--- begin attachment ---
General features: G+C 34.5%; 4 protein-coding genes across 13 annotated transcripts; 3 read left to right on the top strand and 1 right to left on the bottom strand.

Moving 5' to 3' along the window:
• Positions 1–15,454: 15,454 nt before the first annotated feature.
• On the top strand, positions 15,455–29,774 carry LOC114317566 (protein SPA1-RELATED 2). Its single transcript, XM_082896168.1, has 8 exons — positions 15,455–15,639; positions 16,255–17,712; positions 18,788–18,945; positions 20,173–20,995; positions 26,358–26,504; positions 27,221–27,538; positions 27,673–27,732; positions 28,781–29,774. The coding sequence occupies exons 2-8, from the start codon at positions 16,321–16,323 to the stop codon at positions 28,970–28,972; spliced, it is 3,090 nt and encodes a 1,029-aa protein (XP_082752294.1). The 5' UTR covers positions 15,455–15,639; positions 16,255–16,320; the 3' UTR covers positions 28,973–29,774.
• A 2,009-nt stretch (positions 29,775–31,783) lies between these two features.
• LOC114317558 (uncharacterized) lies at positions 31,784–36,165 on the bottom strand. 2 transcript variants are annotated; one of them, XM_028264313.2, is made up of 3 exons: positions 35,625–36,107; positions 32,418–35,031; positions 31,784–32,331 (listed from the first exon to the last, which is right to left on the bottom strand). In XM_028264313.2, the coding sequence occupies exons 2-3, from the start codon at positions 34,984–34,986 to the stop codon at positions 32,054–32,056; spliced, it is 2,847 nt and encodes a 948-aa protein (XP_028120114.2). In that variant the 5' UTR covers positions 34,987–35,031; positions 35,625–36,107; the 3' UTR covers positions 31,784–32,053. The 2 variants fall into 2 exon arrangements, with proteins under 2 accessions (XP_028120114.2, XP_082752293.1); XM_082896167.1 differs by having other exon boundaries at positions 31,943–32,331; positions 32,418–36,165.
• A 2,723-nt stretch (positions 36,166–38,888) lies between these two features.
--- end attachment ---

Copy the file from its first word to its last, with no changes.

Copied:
General features: G+C 34.5%; 4 protein-coding genes across 13 annotated transcripts; 3 read left to right on the top strand and 1 right to left on the bottom strand.

Moving 5' to 3' along the window:
• Positions 1–15,454: 15,454 nt before the first annotated feature.
• On the top strand, positions 15,455–29,774 carry LOC114317566 (protein SPA1-RELATED 2). Its single transcript, XM_082896168.1, has 8 exons — positions 15,455–15,639; positions 16,255–17,712; positions 18,788–18,945; positions 20,173–20,995; positions 26,358–26,504; positions 27,221–27,538; positions 27,673–27,732; positions 28,781–29,774. The coding sequence occupies exons 2-8, from the start codon at positions 16,321–16,323 to the stop codon at positions 28,970–28,972; spliced, it is 3,090 nt and encodes a 1,029-aa protein (XP_082752294.1). The 5' UTR covers positions 15,455–15,639; positions 16,255–16,320; the 3' UTR covers positions 28,973–29,774.
• A 2,009-nt stretch (positions 29,775–31,783) lies between these two features.
• LOC114317558 (uncharacterized) lies at positions 31,784–36,165 on the bottom strand. 2 transcript variants are annotated; one of them, XM_028264313.2, is made up of 3 exons: positions 35,625–36,107; positions 32,418–35,031; positions 31,784–32,331 (listed from the first exon to the last, which is right to left on the bottom strand). In XM_028264313.2, the coding sequence occupies exons 2-3, from the start codon at positions 34,984–34,986 to the stop codon at positions 32,054–32,056; spliced, it is 2,847 nt and encodes a 948-aa protein (XP_028120114.2). In that variant the 5' UTR covers positions 34,987–35,031; positions 35,625–36,107; the 3' UTR covers positions 31,784–32,053. The 2 variants fall into 2 exon arrangements, with proteins under 2 accessions (XP_028120114.2, XP_082752293.1); XM_082896167.1 differs by having other exon boundaries at positions 31,943–32,331; positions 32,418–36,165.
• A 2,723-nt stretch (positions 36,166–38,888) lies between these two features.